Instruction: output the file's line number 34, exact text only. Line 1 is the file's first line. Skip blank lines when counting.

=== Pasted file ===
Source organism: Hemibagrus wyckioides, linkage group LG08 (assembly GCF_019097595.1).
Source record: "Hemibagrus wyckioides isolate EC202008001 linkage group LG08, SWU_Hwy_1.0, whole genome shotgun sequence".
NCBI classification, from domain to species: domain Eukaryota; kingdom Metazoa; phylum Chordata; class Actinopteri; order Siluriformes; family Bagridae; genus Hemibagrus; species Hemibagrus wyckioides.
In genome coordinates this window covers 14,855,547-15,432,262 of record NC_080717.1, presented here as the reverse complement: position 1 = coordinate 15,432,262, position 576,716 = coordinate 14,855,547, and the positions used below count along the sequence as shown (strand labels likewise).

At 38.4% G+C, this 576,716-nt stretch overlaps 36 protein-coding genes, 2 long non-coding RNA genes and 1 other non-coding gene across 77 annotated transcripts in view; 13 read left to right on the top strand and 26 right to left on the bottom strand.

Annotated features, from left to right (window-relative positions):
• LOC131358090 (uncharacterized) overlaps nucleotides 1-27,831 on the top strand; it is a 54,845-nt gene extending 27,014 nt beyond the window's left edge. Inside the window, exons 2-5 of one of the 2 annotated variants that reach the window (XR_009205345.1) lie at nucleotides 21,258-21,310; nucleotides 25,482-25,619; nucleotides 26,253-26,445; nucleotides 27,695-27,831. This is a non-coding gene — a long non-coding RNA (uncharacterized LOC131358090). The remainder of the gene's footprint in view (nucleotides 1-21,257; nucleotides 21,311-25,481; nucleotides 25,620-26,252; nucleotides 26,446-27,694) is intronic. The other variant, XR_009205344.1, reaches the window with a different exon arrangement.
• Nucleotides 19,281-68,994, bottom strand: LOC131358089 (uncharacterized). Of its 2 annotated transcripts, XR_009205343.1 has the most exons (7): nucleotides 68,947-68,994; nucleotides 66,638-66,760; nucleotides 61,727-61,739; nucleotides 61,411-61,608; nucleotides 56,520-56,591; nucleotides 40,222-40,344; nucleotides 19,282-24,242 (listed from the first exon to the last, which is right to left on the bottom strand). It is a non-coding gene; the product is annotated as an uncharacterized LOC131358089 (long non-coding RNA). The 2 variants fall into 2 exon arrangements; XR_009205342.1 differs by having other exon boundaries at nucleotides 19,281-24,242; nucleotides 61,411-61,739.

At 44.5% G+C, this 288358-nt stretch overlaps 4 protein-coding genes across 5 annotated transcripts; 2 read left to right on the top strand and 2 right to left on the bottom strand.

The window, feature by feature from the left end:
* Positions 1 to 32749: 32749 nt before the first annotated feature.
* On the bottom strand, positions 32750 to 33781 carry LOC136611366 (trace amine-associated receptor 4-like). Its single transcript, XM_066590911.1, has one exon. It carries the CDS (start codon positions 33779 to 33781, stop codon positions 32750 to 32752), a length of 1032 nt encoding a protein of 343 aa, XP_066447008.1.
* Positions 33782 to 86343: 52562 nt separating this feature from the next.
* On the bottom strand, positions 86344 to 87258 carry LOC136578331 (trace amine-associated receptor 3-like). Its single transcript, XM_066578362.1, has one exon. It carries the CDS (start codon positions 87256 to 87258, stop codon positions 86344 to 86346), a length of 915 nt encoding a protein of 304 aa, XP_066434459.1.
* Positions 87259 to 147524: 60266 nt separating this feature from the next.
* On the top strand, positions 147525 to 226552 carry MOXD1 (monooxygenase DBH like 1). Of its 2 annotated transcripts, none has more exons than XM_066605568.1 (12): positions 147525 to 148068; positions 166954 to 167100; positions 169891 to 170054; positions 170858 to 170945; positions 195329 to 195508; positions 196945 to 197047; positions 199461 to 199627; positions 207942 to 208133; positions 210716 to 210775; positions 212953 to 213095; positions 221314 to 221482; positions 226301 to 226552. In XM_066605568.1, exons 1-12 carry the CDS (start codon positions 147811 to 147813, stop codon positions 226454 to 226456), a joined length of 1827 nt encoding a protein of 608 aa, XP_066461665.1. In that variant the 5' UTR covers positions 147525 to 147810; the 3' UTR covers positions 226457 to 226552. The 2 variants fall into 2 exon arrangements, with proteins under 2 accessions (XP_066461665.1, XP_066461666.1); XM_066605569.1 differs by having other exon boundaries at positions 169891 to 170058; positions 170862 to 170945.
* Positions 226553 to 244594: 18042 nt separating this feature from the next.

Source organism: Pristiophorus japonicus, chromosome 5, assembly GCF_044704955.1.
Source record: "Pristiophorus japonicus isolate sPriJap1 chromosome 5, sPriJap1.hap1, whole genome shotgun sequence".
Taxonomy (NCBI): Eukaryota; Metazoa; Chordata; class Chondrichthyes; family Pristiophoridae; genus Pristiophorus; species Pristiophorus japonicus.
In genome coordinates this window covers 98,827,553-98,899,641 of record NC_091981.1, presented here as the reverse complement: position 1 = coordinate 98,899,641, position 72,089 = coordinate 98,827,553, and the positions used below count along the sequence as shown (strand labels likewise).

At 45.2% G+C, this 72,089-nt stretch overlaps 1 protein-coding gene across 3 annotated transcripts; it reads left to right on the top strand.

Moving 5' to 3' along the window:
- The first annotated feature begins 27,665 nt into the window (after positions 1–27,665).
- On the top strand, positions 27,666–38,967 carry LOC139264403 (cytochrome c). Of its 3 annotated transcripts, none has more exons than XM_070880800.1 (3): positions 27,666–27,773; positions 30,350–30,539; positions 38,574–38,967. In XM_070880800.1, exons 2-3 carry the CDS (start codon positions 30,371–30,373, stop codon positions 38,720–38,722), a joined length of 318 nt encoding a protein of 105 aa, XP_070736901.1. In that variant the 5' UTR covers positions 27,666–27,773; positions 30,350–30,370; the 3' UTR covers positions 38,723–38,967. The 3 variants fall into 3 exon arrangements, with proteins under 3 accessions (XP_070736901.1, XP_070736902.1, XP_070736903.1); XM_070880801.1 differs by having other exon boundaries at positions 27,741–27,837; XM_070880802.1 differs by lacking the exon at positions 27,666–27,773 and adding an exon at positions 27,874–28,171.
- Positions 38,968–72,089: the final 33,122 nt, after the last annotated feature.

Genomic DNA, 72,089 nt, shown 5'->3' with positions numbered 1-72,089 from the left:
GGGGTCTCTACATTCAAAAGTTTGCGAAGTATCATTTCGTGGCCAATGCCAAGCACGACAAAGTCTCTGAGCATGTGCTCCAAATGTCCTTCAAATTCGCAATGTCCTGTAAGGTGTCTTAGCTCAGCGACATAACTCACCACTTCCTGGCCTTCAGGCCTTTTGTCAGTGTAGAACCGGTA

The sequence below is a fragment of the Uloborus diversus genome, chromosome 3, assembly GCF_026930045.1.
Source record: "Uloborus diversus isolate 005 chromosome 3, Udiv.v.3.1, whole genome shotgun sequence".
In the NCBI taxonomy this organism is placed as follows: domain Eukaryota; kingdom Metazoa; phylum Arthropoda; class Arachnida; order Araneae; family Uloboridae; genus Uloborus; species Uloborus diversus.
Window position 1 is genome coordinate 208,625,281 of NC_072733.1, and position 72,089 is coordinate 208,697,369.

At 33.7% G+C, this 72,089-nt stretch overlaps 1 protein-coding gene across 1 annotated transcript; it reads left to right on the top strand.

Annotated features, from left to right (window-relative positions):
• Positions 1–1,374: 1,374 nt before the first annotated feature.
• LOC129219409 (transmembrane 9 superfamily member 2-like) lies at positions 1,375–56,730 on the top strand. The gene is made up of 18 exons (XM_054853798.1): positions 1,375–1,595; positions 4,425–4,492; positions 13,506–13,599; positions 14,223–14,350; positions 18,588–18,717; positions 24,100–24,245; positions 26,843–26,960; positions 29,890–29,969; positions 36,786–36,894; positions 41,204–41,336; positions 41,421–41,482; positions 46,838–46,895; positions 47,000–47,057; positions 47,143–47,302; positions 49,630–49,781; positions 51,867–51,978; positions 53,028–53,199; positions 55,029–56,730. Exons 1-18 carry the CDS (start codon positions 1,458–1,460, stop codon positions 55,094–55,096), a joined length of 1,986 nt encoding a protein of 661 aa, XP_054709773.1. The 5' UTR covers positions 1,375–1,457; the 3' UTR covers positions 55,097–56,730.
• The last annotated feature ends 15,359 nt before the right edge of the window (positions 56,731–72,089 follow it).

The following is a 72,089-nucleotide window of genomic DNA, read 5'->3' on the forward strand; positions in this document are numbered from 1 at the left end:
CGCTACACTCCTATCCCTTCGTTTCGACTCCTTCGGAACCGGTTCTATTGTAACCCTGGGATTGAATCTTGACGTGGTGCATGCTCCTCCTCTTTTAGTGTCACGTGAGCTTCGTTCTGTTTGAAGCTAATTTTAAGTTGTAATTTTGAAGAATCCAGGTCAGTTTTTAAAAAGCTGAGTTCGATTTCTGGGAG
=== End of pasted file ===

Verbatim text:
Annotated features, from left to right (window-relative positions):